By LACEY WHELAN
FORT HALL— Tribal attorney Monte Gray and Judicial Council member Diane Yupe conducted a public meeting April 12 to advise the public about the proposed changes to the current Judicial Council Ordinance to create a more independent judiciary.
The changes will delegate the authority of hiring, firing, discipline and training of Tribal Judges to the Judicial Council. The meeting was called to have the community voice their concerns or comments pertaining to the current changes of the Judicial Council Ordinance.
Previously, the Law and Order Commission took care of all the business involving the justice system, whether it was having to do with complaints against the courts, Fish and Game issues, and ultimately becoming a review board for the justice system. In 2010, the Fort Hall Business Council did away with the Law and Order Commission and came up with two other groups in place of it — the Citizens Review board and also the Judicial Council.
In 2010, John Traylor, a former Tribal Court administrator, was commissioned to do judicial work by the Tribal Courts, and also was appointed to start a revision to the 2010 Judicial Council Ordinance.
Traylor began revising the Judicial Council ordinance in 2014, with the current Judicial Council and received tips from the local judges to complete the revision. Traylor and the Judicial Council took the ordinance to the district meetings to present to the community as well as the Fort Hall Business Council. The Fort Hall Business Council then asked the tribal attorney’s office to get involved.
As of now, there is no one on the Judicial Council, because current Judicial Council’s terms ended on March 30. The Judicial Council consisted of Diane Yupe, Clyde Hall, and Howard Doore. Hall and Doore have been on the Judicial Council since 2014, while Yupe has served since 2015. Yupe said until the FHBC appoints a new board or extends the Judicial Council’s terms, there isn’t a Judicial Council to conduct business.
The changes to the ordinance are more in depth rules and regulations pertaining to the Tribal Courts as well as the employees as well as various other chapters touching base on different issues. The ordinance proposes to remove supervision of the Tribal Court judges from the FHBC. The upcoming changes are based on the ethics of the Judicial Council as well as the judges and to clarify duties and responsibilities to help administer justice in the Tribal Courts.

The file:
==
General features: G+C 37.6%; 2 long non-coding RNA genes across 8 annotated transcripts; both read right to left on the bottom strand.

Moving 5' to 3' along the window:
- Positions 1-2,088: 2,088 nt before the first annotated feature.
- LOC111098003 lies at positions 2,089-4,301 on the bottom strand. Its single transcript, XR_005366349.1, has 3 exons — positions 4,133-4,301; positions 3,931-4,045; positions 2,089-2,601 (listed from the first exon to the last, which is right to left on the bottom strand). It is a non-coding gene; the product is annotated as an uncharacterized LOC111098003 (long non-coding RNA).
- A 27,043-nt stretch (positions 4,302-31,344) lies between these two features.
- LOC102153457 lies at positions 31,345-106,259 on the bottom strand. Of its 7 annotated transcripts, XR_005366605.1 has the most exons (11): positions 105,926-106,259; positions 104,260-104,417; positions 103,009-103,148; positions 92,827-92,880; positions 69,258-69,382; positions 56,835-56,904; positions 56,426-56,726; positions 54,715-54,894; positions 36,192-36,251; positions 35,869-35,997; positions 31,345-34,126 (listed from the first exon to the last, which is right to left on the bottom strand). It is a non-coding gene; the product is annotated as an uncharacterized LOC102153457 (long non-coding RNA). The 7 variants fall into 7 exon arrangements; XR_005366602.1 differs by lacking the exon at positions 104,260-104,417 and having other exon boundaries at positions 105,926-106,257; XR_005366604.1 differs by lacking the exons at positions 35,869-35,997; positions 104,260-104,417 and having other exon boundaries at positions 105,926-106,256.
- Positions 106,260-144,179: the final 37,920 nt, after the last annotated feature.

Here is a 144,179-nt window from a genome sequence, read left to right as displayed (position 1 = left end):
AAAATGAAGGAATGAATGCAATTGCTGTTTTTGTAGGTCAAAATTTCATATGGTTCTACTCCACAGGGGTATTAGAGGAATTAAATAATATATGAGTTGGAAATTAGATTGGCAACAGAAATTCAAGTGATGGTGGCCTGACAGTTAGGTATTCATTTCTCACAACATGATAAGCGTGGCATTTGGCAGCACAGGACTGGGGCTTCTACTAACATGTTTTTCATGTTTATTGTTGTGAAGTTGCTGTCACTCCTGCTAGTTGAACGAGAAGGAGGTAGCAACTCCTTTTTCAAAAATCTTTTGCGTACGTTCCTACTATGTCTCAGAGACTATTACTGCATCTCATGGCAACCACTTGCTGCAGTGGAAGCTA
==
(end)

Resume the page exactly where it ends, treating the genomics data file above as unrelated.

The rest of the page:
Yupe says many people in the community are not familiar with the justice system, but they expect to have justice, but also they need to know there is a process and place within certain restrictions that people should abide by. Yupe said the Judicial Council does not change the decisions made by the court, but does look at the behavior of the judges and see if the judges provided the parties with a fair judgment and also provide with the legal means that are available to them. The Judicial Council does not have authority over the court staff. The issues with the court staff will have to be forwarded to the Executive Director or the court administrator. Any issues having to do with the detention and corrections department must be taken up with the Citizens Review Board. Yupe also says they do like having an attorney available who works with the Judicial Council to help give legal advice on legal issues that the Judicial Council may see, and to provide any other assistance.
Once the Judicial Council Ordinance has a final approval from the Fort Hall Business Council, the ordinance will then be sent to the Bureau of Indian Affairs, which then will have 90 days to see if this becomes law. Once it becomes law, the new Judicial Council will start implementing the new ordinance.
Yupe says she would like to see more of the community become familiar with the tribal law and judicial ordinance and be educated on it, so there are not any violations brought forth. The community needs to know their resources and options are available to them to make the justice system better.
She said comments to the revised ordinance haven’t been entered so it hasn’t yet been presented to the FHBC.